Tuesday 19 November, 2019

Police remind gun licence holders of policy after viral WhatsApp video

Screengrab for viral video

Screengrab for viral video

Guns are not to be left in vehicles.

The Royal Barbados Police Force (RBPF) is adamant about this and once again reminds the public of its stance on this topic after a video went viral in Barbados across WhatsApp and social media. In the video, a woman claimed that she was given the car key to go in the car and on opening the right back door, while holding her child in her hand, she spotted a gun placed in the middle of the backseat in plain sight.

Whether the gun is registered or not, this is a dangerous practice that people need to cease and desist from immediately.

Police Public Relations Officer, Acting Inspector Rodney Inniss told Loop News:

"Different establishments have different rules and regulations as to what goes in their buildings and what must not.

"Firearm holders, registered firearm holders, they know and they're advised that their firearms must always be in a safe place."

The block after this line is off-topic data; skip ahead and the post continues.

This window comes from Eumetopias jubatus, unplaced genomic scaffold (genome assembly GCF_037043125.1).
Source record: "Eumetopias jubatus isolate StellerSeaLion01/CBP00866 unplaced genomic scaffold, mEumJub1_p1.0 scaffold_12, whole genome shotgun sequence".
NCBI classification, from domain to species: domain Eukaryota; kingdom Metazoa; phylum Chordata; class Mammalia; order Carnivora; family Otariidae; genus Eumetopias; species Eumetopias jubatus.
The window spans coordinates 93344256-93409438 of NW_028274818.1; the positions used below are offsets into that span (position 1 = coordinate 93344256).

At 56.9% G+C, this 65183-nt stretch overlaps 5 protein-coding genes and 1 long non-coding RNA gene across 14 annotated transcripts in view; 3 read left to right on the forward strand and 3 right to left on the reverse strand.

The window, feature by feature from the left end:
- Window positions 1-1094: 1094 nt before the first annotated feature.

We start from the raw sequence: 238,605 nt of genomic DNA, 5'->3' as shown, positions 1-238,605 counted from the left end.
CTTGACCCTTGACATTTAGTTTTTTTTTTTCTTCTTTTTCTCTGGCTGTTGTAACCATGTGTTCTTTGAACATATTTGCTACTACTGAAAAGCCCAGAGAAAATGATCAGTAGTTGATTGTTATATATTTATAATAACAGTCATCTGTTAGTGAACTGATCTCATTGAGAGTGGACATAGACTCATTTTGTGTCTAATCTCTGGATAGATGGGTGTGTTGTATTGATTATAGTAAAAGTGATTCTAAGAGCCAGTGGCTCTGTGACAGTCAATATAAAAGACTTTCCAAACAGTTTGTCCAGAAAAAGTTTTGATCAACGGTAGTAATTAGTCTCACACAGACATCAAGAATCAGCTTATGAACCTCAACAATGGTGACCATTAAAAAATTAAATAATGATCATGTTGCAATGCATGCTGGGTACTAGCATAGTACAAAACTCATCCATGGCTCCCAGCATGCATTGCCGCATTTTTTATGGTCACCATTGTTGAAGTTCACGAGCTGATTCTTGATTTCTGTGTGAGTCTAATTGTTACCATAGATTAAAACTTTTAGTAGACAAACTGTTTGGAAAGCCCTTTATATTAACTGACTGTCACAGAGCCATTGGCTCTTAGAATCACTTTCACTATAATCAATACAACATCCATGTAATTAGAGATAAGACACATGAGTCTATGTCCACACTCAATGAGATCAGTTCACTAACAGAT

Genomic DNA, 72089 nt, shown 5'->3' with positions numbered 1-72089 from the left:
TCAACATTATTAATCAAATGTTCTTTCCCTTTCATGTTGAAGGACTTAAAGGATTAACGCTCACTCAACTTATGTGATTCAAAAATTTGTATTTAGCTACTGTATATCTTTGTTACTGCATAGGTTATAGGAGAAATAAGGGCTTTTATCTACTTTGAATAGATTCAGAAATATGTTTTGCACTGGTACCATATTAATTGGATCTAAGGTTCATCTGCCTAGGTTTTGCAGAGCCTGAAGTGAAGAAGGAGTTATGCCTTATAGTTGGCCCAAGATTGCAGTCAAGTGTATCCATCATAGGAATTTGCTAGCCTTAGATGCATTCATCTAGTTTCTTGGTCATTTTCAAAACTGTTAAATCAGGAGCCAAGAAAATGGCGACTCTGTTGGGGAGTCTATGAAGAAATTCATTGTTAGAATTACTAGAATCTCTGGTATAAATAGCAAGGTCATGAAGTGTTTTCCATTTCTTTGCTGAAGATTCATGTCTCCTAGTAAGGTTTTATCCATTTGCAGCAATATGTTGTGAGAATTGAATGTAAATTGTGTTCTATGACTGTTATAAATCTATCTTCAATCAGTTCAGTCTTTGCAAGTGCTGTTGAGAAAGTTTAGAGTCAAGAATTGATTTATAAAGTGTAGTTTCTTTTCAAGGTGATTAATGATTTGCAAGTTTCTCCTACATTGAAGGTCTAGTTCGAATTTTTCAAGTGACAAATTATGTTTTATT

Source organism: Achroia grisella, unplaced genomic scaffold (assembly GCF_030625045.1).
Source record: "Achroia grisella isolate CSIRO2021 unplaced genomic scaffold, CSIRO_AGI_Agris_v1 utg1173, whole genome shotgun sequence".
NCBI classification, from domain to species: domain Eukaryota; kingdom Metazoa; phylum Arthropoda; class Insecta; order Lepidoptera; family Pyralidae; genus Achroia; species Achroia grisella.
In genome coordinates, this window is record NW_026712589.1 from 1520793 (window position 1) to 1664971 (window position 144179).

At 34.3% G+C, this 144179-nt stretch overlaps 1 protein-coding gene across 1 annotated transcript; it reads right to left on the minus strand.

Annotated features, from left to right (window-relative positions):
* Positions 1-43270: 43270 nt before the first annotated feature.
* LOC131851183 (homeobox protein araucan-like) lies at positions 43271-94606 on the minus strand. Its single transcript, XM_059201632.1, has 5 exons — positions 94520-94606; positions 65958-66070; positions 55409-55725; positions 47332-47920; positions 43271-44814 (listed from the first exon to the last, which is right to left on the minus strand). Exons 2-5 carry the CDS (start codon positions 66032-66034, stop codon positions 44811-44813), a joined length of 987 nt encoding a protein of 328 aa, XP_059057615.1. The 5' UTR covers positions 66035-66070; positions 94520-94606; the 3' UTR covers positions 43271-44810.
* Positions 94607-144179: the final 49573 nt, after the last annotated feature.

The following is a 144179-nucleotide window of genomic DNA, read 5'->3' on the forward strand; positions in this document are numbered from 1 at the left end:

Therefore he said that if a registered firearm-holder were to go to a meeting and recognise that the building does not accept firearms or there is no provision of security for firearms, having it locked in your vehicle, you are still taking a chance. Persons break into vehicles regularly. You should really secure your firearms by what other means, whether it is leaving it at home or in a safe environment.

"We can't advise what exactly to do, but certainly we can tell them what not to do."

In regards to the frequency of this offence, he added, "It's something that has been on-going for a while. And we always advise licence firearm-holders how to handle and have their firearms for safekeeping."

In the past, Sergeant Seibert Johnson during the Crop Over seasons has told registered firearm-holders that they can take their weapons to the nearest police station for safe-keeping. And this option remains open as well.

Speaking to another member of the Force it was also highlighted that persons with gun licences should call ahead when going out to learn and know the gun policy at the establishment before their arrival. That way they can put measures in place. Some security firms also have policies for securing guns temporarily. However, the responsibility lies with the registered firearm-holder to think ahead and plan, especially if the licence to carry was granted for protection of self due to fear. The reason for the licence would also dictate what the person can safely do with their firearm as well. 

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